Determining if your horse has worms is an easy and important step to maintaining their overall health.
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Things you need
- Good eyes
- A willingness to look at your horse's faeces
Parasites and horses--a relationship that goes all the way back to the dawn of time. The fact is, you can never kill all the parasites in your horse. And really, you shouldn't. Killing them all is like going around with a can of disinfectant spraying every conceivable surface for contaminants. But yes, you must keep the parasite population down if you want your horse to be healthy. Verifying your horse has worms is easy enough; destroying them can be trickier. First, look at your horse's faeces. This is often the easiest way. If you see anything that even remotely resembles a worm, no matter how small it is (and no, I am not talking about bits of hay--you can TELL if it is a worm), your horse is a nice reproduction factory for ascarids and strongyles.
Another easy way to tell if a horse has worms is to look at its overall condition. Does its tummy appear bloated, yet there are ribs visible? Does it have a dull hair coat, sometimes with long hairs mixed in with the short--even though it's mid summer? These are prime examples of what a horse looks like with a heavy worm-load. The worms are getting all the horse's nutrition. The horse might be eating all the time, but half, if not more, of what it eats is feeding the worms.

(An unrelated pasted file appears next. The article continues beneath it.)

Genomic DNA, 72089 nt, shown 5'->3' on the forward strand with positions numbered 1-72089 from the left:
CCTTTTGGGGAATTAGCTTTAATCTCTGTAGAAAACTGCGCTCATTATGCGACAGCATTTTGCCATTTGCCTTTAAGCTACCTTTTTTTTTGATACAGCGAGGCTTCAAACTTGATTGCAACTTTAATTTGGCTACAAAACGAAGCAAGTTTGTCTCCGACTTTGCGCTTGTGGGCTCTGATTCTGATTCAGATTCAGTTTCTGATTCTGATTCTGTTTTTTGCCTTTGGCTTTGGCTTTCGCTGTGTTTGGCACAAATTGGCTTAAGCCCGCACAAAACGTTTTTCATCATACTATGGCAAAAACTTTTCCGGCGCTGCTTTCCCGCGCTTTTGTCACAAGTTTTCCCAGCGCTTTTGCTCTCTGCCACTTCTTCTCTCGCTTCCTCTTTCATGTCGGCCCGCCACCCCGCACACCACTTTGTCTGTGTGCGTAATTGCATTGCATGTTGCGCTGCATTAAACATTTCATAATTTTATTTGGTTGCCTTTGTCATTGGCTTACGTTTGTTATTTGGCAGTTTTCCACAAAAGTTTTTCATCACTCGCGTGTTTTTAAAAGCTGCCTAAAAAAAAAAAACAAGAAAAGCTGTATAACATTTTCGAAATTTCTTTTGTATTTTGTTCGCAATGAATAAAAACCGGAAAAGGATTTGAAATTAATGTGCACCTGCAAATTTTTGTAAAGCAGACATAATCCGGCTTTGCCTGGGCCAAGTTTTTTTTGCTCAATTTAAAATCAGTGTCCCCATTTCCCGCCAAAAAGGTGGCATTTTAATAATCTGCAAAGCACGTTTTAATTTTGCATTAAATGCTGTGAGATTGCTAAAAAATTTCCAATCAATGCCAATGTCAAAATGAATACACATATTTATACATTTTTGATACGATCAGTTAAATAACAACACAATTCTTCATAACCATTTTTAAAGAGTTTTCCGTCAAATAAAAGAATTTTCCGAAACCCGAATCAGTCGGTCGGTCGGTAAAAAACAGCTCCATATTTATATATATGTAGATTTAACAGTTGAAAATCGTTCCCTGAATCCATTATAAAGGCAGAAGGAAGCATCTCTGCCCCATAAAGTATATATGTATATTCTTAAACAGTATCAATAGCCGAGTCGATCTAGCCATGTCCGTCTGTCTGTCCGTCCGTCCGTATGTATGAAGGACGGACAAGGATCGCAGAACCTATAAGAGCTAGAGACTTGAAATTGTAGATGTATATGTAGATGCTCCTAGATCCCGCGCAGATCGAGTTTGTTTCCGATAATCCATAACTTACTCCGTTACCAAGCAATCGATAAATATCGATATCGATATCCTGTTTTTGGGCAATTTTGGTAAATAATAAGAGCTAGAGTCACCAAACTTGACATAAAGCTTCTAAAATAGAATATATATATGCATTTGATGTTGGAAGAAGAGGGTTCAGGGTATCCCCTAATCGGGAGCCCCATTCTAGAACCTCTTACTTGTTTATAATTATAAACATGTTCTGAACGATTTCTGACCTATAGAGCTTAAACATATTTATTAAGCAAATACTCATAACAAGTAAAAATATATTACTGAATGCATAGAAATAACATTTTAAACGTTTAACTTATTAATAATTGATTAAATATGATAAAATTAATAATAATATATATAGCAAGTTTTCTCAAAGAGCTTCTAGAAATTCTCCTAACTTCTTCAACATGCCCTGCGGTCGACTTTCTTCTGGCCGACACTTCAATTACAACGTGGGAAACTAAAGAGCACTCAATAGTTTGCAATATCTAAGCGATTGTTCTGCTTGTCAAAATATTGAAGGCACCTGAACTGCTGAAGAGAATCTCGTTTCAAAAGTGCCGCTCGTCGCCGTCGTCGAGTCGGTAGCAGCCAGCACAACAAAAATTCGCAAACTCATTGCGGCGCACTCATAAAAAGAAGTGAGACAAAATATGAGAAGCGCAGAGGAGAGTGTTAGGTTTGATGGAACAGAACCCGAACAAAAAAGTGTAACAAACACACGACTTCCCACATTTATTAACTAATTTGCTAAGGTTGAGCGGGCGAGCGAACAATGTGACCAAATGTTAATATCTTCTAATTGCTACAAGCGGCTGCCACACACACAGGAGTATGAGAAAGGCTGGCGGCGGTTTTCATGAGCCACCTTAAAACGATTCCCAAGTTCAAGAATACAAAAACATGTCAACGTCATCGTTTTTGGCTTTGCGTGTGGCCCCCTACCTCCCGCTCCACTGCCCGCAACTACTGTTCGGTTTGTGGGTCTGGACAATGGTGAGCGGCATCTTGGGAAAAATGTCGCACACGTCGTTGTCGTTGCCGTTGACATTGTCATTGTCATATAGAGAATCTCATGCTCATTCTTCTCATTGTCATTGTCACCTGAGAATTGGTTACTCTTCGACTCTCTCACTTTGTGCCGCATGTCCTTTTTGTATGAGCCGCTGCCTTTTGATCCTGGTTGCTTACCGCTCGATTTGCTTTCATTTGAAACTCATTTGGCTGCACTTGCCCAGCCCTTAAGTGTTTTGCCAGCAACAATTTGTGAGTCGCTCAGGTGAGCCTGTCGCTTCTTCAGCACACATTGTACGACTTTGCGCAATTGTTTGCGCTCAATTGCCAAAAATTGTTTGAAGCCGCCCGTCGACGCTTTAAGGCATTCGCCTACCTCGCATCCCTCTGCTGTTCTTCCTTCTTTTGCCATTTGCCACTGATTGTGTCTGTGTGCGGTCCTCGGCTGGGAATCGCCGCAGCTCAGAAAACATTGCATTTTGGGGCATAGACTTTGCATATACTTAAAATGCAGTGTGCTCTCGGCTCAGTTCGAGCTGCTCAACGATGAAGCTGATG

A guaranteed way to check on the worms in your horse is taking a fecal sample to the vet and asking them to do a fecal egg count. This will tell you how heavy a load of parasites your horse is carrying. Don't worry too much if your horse has some worms--that is normal--but too many is bad news.
Where there is horse faeces, there are worms. The faeces carries the eggs, which hatch and then the larvae climb to the top of the grass stems and wait to be ingested--then the process begins all over again. Clean up your horses faeces and compost it. The heat will kill the larvae. Some larvae can burrow into your horse's tissues and lie dormant for years; escaping your deworming program. It is important to kill these by using special de-wormers that you can buy from your vet and off the market--just be very careful to follow label instructions.
Worms are serious business, especially for young, old or sick horses. In the old days, when horses ranged all over for their food, they did not face such a health issue with worms, as the worm load was spread far and wide in the horse's manure, and a great many of the parasites died before being ingested on the grass by the horses. Now, we keep our animals penned up, and the worms get to reproduce like mad. In order to stay ahead of the game, it is important to keep your horses on a rotating deworming schedule. Check with your local vet on the best program for your area.
A Wormy Horse - Something you DON'T want
Tips and warnings
- Be sure and contact your vet before you begin a deworming program on a new horse. You will want to establish how much of a worm load it is carrying before you kill them off. Too many worms dying at the same time can cause a horse to colic.